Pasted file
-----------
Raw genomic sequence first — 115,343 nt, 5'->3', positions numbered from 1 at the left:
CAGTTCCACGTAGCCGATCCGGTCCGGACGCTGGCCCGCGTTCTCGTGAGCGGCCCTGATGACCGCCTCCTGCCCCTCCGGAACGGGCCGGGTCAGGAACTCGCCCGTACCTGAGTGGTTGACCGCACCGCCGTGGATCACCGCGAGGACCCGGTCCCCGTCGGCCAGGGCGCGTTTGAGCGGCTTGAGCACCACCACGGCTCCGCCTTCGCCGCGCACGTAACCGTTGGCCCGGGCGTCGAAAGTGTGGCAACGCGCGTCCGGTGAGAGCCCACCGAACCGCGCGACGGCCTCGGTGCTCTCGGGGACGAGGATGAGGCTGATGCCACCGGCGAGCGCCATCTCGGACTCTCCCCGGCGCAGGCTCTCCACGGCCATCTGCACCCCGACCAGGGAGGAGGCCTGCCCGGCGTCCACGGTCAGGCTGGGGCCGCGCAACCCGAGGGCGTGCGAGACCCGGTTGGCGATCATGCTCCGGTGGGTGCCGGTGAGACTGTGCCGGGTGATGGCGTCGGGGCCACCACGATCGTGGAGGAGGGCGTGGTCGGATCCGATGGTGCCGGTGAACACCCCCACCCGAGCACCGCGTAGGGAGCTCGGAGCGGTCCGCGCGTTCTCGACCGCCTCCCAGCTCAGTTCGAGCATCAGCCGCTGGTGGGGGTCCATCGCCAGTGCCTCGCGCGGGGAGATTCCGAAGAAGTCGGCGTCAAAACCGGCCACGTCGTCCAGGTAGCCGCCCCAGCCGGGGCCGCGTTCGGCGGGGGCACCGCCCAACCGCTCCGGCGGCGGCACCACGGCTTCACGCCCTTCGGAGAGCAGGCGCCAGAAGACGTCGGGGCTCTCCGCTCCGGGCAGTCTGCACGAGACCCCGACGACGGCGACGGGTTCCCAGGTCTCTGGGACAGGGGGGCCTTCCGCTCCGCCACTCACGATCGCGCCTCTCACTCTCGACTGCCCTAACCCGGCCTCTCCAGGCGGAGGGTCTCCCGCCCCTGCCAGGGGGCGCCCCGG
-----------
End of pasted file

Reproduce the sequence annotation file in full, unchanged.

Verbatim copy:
Raw genomic sequence first — 115,343 nt, 5'->3', positions numbered from 1 at the left:
CAGTTCCACGTAGCCGATCCGGTCCGGACGCTGGCCCGCGTTCTCGTGAGCGGCCCTGATGACCGCCTCCTGCCCCTCCGGAACGGGCCGGGTCAGGAACTCGCCCGTACCTGAGTGGTTGACCGCACCGCCGTGGATCACCGCGAGGACCCGGTCCCCGTCGGCCAGGGCGCGTTTGAGCGGCTTGAGCACCACCACGGCTCCGCCTTCGCCGCGCACGTAACCGTTGGCCCGGGCGTCGAAAGTGTGGCAACGCGCGTCCGGTGAGAGCCCACCGAACCGCGCGACGGCCTCGGTGCTCTCGGGGACGAGGATGAGGCTGATGCCACCGGCGAGCGCCATCTCGGACTCTCCCCGGCGCAGGCTCTCCACGGCCATCTGCACCCCGACCAGGGAGGAGGCCTGCCCGGCGTCCACGGTCAGGCTGGGGCCGCGCAACCCGAGGGCGTGCGAGACCCGGTTGGCGATCATGCTCCGGTGGGTGCCGGTGAGACTGTGCCGGGTGATGGCGTCGGGGCCACCACGATCGTGGAGGAGGGCGTGGTCGGATCCGATGGTGCCGGTGAACACCCCCACCCGAGCACCGCGTAGGGAGCTCGGAGCGGTCCGCGCGTTCTCGACCGCCTCCCAGCTCAGTTCGAGCATCAGCCGCTGGTGGGGGTCCATCGCCAGTGCCTCGCGCGGGGAGATTCCGAAGAAGTCGGCGTCAAAACCGGCCACGTCGTCCAGGTAGCCGCCCCAGCCGGGGCCGCGTTCGGCGGGGGCACCGCCCAACCGCTCCGGCGGCGGCACCACGGCTTCACGCCCTTCGGAGAGCAGGCGCCAGAAGACGTCGGGGCTCTCCGCTCCGGGCAGTCTGCACGAGACCCCGACGACGGCGACGGGTTCCCAGGTCTCTGGGACAGGGGGGCCTTCCGCTCCGCCACTCACGATCGCGCCTCTCACTCTCGACTGCCCTAACCCGGCCTCTCCAGGCGGAGGGTCTCCCGCCCCTGCCAGGGGGCGCCCCGG